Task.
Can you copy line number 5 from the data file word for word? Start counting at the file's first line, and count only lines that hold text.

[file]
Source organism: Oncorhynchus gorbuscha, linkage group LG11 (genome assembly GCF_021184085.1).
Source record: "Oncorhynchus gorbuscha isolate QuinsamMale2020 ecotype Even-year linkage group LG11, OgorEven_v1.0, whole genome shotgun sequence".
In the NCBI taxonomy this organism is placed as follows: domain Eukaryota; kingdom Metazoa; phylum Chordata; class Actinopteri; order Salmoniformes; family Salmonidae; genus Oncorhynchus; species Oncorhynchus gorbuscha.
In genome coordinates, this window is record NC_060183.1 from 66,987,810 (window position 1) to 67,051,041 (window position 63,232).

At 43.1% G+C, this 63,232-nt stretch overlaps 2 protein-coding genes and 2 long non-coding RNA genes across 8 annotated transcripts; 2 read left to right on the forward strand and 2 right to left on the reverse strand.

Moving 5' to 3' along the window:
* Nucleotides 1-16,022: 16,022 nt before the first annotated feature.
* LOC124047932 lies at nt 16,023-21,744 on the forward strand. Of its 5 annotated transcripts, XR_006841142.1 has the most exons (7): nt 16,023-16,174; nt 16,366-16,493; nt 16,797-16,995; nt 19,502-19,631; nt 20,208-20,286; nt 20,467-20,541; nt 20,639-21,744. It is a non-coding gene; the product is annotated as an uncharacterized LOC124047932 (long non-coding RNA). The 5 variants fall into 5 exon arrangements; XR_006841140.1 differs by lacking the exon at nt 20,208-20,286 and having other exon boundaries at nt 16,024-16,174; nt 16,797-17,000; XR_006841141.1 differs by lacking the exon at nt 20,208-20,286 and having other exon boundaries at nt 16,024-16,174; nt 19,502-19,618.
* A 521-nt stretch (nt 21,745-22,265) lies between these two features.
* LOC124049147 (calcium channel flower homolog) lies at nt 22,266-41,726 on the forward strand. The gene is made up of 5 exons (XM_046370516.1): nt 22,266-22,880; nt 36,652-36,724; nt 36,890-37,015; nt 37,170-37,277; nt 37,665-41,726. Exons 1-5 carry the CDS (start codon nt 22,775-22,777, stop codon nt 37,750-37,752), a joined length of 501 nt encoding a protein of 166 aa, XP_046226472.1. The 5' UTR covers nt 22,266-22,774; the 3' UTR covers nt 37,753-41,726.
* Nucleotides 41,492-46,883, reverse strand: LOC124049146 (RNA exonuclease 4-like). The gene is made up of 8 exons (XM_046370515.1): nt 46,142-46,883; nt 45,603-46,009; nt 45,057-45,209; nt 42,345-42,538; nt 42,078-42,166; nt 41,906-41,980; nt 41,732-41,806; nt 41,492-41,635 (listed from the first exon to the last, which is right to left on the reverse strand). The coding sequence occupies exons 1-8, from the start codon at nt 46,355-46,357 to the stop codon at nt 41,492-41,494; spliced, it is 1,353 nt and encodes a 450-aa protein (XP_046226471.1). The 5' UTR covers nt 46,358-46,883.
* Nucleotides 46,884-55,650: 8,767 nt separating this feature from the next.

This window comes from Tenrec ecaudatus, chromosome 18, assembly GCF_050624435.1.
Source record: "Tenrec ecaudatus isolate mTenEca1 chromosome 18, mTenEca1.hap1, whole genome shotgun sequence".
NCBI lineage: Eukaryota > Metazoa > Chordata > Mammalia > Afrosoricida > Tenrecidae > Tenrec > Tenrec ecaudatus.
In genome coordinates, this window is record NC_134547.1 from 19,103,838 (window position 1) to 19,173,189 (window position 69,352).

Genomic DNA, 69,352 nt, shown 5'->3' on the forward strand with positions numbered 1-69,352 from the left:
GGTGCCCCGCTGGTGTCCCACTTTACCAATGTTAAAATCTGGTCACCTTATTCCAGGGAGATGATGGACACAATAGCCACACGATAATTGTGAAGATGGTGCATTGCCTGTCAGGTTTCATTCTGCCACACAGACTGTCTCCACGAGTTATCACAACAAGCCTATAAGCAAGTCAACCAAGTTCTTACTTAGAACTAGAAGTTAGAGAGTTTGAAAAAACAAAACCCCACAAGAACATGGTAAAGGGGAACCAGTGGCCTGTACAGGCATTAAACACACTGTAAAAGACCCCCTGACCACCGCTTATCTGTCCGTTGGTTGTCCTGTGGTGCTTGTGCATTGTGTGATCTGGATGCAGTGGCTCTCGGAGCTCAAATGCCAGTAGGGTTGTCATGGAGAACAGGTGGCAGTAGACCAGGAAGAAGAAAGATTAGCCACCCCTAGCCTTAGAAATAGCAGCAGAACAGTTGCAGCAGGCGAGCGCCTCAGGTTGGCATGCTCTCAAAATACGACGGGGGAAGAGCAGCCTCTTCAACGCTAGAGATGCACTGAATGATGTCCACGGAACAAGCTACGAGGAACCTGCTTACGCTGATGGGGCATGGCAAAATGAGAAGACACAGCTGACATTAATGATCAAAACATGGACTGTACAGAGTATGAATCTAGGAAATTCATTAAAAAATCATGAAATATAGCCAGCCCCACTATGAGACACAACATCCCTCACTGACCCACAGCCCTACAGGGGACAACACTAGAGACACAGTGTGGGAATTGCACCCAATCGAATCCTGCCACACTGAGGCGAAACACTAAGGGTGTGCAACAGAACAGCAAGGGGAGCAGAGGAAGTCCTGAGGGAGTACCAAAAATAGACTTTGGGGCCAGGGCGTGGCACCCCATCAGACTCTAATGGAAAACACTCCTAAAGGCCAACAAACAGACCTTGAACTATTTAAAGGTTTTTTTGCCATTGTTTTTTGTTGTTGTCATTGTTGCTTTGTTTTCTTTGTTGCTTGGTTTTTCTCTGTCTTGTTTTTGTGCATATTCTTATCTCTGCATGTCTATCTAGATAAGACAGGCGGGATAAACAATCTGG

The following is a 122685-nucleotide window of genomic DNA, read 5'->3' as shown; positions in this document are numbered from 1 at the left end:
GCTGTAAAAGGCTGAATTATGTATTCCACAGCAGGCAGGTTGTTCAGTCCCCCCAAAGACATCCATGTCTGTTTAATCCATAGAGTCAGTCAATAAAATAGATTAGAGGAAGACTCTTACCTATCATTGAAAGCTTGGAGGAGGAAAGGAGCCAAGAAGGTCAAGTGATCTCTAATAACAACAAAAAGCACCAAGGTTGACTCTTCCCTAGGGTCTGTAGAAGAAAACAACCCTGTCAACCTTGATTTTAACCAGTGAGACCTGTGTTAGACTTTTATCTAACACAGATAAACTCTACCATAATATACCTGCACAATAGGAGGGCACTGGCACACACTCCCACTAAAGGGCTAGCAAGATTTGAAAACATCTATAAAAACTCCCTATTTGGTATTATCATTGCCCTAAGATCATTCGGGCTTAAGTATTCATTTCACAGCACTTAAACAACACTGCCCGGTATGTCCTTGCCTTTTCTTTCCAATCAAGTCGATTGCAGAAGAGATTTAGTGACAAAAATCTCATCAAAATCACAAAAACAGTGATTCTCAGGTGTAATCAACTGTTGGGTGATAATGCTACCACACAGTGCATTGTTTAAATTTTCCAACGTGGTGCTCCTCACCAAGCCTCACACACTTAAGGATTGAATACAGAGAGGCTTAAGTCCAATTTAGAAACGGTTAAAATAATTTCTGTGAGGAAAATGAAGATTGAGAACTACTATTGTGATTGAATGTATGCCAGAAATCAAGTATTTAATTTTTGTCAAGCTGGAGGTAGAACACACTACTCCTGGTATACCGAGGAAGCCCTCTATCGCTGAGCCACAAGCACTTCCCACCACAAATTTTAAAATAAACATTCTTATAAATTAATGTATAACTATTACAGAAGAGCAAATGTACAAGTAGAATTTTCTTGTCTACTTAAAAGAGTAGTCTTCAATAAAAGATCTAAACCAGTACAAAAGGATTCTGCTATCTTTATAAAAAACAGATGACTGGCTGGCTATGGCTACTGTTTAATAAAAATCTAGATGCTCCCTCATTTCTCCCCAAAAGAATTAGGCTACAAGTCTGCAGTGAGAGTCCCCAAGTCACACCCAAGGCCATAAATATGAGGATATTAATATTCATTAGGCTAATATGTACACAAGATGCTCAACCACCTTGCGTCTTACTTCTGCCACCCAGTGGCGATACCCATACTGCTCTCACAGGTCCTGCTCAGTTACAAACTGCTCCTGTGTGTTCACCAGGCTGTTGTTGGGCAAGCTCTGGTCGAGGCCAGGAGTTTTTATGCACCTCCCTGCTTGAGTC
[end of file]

At 43.1% G+C, this 63,232-nt stretch overlaps 2 protein-coding genes and 2 long non-coding RNA genes across 8 annotated transcripts; 2 read left to right on the forward strand and 2 right to left on the reverse strand.